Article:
Business & Corporate Law


Across the globe as more and more people are dealing with mandatory stay-at-home orders, the number of domestic violence incidents increases.  People are being forced to stay in their homes almost twenty-four hours a day, often in close quarters with household members.  On top of the close quarters, the global pandemic is causing high levels of stress and people are isolated from their family and other support systems.  All of this leads to an environment where the instances of domestic violence increases.

            The National Domestic Violence Hotline states that in addition to physical and mental abuse, COVID-19 specific forms of domestic violence can include:

  • Abusive partners may withhold necessary items, such as hand sanitizer or disinfectants.
  • Abusive partners may share misinformation about the pandemic to control or frighten survivors, or to prevent them from seeking appropriate medical attention if they have symptoms.
  • Abusive partners may withhold insurance cards, threaten to cancel insurance, or prevent survivors from seeking medical attention if they need it.
  • Programs that serve survivors may be significantly impacted –- shelters may be full or may even stop intakes altogether. Survivors may also fear entering shelter because of being in close quarters with groups of people.
  • Survivors who are older or have chronic heart or lung conditions may be at increased risk in public places where they would typically get support, like shelters, counseling centers, or courthouses.
  • Travel restrictions may impact a survivor’s escape or safety plan – it may not be safe for them to use public transportation or to fly.
  • An abusive partner may feel more justified and escalate their isolation tactics.

The National Domestic Violence Hotline also advises that they have had instances of abusers using COVID-19 as a way to scare their victims into not seeing their children or other family members.  In one instance, a health care worker reported being physically abused because the abuser believed the victim was trying to infect him/her with COVID-19.

            If you or someone you know is facing a domestic violence situation during the COVID-19 pandemic, there are resources available to help you.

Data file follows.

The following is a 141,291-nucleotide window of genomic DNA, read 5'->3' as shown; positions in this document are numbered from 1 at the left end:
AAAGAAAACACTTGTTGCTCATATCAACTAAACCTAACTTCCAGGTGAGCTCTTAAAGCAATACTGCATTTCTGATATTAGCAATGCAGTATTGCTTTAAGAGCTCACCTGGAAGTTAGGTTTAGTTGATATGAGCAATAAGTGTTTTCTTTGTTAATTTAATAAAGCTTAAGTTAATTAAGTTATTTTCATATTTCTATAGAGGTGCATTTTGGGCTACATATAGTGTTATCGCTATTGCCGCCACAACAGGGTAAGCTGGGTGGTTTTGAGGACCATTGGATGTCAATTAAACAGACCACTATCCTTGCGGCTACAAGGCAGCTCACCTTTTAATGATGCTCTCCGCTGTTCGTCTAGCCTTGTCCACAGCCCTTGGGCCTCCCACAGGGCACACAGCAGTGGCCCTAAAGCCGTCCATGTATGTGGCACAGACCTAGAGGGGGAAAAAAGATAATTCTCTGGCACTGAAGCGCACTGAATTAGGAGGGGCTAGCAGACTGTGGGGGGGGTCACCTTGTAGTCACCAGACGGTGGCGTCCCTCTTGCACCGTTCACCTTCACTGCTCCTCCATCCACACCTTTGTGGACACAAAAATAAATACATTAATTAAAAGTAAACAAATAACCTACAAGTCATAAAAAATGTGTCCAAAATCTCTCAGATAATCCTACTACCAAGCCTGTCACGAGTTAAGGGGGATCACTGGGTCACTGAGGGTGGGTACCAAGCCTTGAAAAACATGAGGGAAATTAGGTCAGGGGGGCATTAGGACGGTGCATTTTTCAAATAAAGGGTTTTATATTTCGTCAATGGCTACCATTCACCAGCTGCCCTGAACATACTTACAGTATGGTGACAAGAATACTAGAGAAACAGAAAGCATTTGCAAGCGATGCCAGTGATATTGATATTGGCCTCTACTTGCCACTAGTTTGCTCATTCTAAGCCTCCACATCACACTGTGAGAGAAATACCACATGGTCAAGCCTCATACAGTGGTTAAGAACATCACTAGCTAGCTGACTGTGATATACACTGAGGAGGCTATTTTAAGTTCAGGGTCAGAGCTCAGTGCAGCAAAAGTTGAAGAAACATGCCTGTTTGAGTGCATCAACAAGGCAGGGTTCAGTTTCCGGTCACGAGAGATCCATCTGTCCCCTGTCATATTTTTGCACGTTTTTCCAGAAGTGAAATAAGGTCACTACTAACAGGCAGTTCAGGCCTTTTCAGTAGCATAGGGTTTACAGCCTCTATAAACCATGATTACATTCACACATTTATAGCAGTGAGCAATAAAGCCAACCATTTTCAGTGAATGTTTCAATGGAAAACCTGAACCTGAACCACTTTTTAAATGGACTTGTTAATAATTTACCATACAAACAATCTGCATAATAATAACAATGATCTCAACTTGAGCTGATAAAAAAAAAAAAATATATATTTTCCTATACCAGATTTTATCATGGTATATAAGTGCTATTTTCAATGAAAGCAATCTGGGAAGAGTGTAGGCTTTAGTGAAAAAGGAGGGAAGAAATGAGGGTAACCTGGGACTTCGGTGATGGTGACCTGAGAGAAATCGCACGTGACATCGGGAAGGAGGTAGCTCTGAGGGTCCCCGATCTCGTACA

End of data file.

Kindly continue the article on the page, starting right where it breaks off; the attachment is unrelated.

The National Domestic Violence Hotline may be reached by victims and survivors 24/7 by calling 1-800-799-7233 or 1-800-787-3224 for or if you’re unable to speak safely, you can log onto and click “chat now” or text LOVEIS to 22522.

            In Philadelphia, call the citywide, 24-hour, even during the city-wide stay at home order, Philadelphia Domestic Violence Hotline at 1-866-723-3014 or 215-456-1529 anytime for crisis intervention, safety planning, resources and referrals. All calls are free, confidential and anonymous.

            Other local domestic violence resources in Pennsylvania may be found on the Pennsylvania Coalition Against Domestic Violence’s website at

            In New Jersey, a statewide domestic violence hotline is available at 1-800-572-SAFE (7233), and can help direct survivors to the resources closest to them.  Each county has resources available which may be found on the New Jersey Coalition to End Domestic Violence website at:

            While many of the local courts are closed to the public, they remain open for emergency matters such as Protection from Abuse Orders and/or restraining orders.  Please contact our office to speak with one of our experienced Family Law attorneys to talk about your legal options.

           Please feel free to contact this office to speak with one of our experienced attorneys about any such questions or concerns.